“Since this article came out, there has been a tremendous amount of activity on Twitter—arguing, discussing, just general excitement and interest in the project. And independent of whether this helps make more reproducible coffee or not, this is a tremendous success—that we have got millions of people to have read a scientific article and engage with science. That’s a great success for scientific literacy.”

自从这篇文章发表后，Twitter上出现了大量的活动，人们对这个项目进行争论和讨论，这表明了人们对其的普遍兴奋和兴趣。无论是否有助于制造口味更具可复制性的咖啡，这都是一个巨大的成功，因为我们让数百万人阅读了科学文章，参与了科学研究。这对科学素养来说是一个巨大的成功。

And we can all drink to that.

我们都可以为此干杯。

Thanks for listening for Scientific American's 60-second Science. I'm Karen Hopkin.

感谢收听《科学美国人》的60秒科学。凯伦·霍普金报道。

This is Scientific American's 60-second Science. I'm Karen Hopkin.

Making a cup of coffee isn’t rocket science. But a new study shows that a background in math and analytical chemistry doesn’t hurt. Because researchers who applied their skills in materials science and modeling to brewing espresso have made a grounds-breaking discovery: contrary to popular belief, using fewer beans and a coarser grind will give you a more consistent shot. Their work appears in the journal Matter. [Michael I. Cameron et al., Systematically improving espresso: Insights from mathematical modeling and experiment]

If you’re a coffee aficionado, you’ve no doubt noticed that some days, you may get a great espresso; other days, not so much. Even with the same coffee, the same machine, the same settings.

To understand that variability, the researchers developed a mathematical model to explore how coffee is extracted or dissolved as water passes through the bed of grounds.

“Basically, what we did was to start by writing down some equations, which apply to just a single ground.”

Jamie Foster, a senior lecturer in mathematics and physics at the University of Portsmouth.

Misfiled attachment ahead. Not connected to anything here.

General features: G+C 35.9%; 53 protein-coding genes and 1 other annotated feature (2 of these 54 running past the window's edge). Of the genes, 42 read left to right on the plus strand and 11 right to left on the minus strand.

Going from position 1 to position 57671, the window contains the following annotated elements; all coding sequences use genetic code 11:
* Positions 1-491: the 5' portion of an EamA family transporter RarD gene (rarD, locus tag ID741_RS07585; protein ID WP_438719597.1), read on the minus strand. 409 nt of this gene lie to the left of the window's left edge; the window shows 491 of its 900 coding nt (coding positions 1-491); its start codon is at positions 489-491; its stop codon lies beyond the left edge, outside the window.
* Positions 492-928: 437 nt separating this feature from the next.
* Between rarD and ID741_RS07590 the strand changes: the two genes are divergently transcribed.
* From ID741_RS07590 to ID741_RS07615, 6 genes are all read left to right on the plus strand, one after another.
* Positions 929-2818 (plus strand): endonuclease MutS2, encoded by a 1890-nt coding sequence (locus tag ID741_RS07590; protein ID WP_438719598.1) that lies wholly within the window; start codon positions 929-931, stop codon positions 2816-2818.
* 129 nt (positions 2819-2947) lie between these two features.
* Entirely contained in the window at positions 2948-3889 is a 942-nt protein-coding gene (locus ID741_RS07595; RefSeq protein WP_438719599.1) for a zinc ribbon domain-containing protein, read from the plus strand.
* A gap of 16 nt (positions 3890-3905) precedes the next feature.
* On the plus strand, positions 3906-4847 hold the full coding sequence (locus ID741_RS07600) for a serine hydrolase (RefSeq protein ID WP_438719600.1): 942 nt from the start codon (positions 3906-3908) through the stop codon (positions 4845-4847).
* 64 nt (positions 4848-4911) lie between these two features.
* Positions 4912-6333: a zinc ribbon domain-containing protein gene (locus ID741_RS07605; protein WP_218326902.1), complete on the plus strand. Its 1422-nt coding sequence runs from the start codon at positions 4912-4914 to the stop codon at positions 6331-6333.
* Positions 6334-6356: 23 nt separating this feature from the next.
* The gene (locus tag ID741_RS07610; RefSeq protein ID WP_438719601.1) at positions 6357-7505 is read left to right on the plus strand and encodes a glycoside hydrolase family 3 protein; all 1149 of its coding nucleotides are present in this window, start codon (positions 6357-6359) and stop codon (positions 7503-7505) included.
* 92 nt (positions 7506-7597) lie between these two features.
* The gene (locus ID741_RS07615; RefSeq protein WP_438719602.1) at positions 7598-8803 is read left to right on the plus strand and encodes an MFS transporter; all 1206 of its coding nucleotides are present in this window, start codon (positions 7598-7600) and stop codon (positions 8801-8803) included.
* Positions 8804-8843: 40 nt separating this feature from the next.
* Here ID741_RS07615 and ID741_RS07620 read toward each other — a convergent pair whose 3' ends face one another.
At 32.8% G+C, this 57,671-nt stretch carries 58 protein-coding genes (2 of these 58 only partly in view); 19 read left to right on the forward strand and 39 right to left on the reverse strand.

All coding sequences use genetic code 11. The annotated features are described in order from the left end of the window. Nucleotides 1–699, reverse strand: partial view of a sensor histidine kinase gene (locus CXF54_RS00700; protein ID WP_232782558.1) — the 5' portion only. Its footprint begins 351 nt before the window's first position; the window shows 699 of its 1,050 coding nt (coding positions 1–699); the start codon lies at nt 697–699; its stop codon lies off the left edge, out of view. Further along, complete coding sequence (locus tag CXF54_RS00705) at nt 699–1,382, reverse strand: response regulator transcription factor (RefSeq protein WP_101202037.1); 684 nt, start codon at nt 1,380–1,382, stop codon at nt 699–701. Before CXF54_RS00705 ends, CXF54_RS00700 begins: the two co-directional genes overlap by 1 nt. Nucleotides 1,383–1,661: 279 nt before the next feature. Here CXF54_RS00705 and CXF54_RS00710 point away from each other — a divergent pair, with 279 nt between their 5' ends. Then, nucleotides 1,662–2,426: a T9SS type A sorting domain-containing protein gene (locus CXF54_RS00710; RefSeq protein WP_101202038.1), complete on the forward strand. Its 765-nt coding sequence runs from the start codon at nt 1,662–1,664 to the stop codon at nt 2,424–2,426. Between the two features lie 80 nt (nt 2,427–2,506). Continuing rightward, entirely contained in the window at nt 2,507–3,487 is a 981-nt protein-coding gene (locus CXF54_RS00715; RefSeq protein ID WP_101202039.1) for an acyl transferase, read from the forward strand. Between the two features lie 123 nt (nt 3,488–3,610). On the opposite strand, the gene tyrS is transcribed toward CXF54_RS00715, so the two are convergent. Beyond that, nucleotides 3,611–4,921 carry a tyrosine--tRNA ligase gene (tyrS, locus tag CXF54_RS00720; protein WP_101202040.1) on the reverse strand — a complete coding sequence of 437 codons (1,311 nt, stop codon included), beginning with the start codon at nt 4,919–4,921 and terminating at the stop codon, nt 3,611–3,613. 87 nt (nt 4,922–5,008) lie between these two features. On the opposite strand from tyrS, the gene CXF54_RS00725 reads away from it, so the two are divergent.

“So it’s a less intimidating task, because in a real coffee bed, you’ve got millions and millions of particles that are packed together in this very complicated way. And so a more tractable problem is to write down the equations on a single ground.”

To model the entire coffee bed, Foster and his colleagues copied that equation millions of times, stirred in a bit more math and then poured on the theoretical water.

“The model tells us what we should expect in an ideal situation when all of the coffee is being contacted by all of the water equally.”

Christopher Hendon, a computational chemist at the University of Oregon, who also took part in the study.

“And indeed, the model describes reality very well for particular grind settings, where there is a sufficient amount of large particles so the water can flow freely through that bed. But when you grind sufficiently fine, that’s when we started to see, in real life, a divergence from the expectation that the model was telling us.”

With the fine grind, some shots were stronger than predicted. But some were considerably weaker, which flies in the face of conventional wisdom.

“The thinking, if you want a stronger cup of coffee, is, well, I’ll grind it finer, because by doing that, I’ll have smaller particles in my grounds, and the smaller particles will have a higher surface area. And so this high surface area allows for more rapid extraction from the grains”

But what the researchers found is ...

“If you kind of overdo the grinding, what ends up happening is: the particles are so small, in fact, that they kind of clog up the gaps where the water’s trying to flow. And that actually hampers the extraction rather than helping it.”

And the same is true for the amount of coffee you start with—so that less can, counterintuitively, end up tasting like more.

“Since this article came out, there has been a tremendous amount of activity on Twitter—arguing, discussing, just general excitement and interest in the project. And independent of whether this helps make more reproducible coffee or not, this is a tremendous success—that we have got millions of people to have read a scientific article and engage with science. That’s a great success for scientific literacy.”

And we can all drink to that.

Thanks for listening for Scientific American's 60-second Science. I'm Karen Hopkin.

内容来自 VOA英语学习网：https://www.chinavoa.com/show-8837-243470-1.html